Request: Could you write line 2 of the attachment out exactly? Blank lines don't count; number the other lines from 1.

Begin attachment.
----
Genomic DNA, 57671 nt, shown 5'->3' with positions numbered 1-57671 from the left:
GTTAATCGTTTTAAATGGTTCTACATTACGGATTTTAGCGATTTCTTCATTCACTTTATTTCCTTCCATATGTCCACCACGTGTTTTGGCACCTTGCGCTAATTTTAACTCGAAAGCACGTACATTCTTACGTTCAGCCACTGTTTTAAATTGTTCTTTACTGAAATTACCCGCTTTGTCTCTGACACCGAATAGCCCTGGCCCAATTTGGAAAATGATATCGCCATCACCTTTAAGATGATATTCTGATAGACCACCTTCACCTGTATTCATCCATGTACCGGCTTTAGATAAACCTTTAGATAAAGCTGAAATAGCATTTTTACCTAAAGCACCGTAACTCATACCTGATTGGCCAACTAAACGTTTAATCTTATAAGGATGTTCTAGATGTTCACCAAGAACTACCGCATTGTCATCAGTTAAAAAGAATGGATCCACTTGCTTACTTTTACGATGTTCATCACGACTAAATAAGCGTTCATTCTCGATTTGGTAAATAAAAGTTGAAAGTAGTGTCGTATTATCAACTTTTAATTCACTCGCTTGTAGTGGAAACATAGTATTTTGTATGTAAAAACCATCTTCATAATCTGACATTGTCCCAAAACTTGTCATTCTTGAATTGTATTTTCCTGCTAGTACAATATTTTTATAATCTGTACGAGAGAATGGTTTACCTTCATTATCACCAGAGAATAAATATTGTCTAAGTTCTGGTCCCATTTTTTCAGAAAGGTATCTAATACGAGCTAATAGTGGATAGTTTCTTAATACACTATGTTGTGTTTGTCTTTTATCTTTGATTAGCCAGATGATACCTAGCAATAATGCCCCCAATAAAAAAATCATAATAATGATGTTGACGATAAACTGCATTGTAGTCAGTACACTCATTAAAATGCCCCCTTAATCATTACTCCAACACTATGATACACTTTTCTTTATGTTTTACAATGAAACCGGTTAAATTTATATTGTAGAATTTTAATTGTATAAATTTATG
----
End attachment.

GTTAATCGTTTTAAATGGTTCTACATTACGGATTTTAGCGATTTCTTCATTCACTTTATTTCCTTCCATATGTCCACCACGTGTTTTGGCACCTTGCGCTAATTTTAACTCGAAAGCACGTACATTCTTACGTTCAGCCACTGTTTTAAATTGTTCTTTACTGAAATTACCCGCTTTGTCTCTGACACCGAATAGCCCTGGCCCAATTTGGAAAATGATATCGCCATCACCTTTAAGATGATATTCTGATAGACCACCTTCACCTGTATTCATCCATGTACCGGCTTTAGATAAACCTTTAGATAAAGCTGAAATAGCATTTTTACCTAAAGCACCGTAACTCATACCTGATTGGCCAACTAAACGTTTAATCTTATAAGGATGTTCTAGATGTTCACCAAGAACTACCGCATTGTCATCAGTTAAAAAGAATGGATCCACTTGCTTACTTTTACGATGTTCATCACGACTAAATAAGCGTTCATTCTCGATTTGGTAAATAAAAGTTGAAAGTAGTGTCGTATTATCAACTTTTAATTCACTCGCTTGTAGTGGAAACATAGTATTTTGTATGTAAAAACCATCTTCATAATCTGACATTGTCCCAAAACTTGTCATTCTTGAATTGTATTTTCCTGCTAGTACAATATTTTTATAATCTGTACGAGAGAATGGTTTACCTTCATTATCACCAGAGAATAAATATTGTCTAAGTTCTGGTCCCATTTTTTCAGAAAGGTATCTAATACGAGCTAATAGTGGATAGTTTCTTAATACACTATGTTGTGTTTGTCTTTTATCTTTGATTAGCCAGATGATACCTAGCAATAATGCCCCCAATAAAAAAATCATAATAATGATGTTGACGATAAACTGCATTGTAGTCAGTACACTCATTAAAATGCCCCCTTAATCATTACTCCAACACTATGATACACTTTTCTTTATGTTTTACAATGAAACCGGTTAAATTTATATTGTAGAATTTTAATTGTATAAATTTATG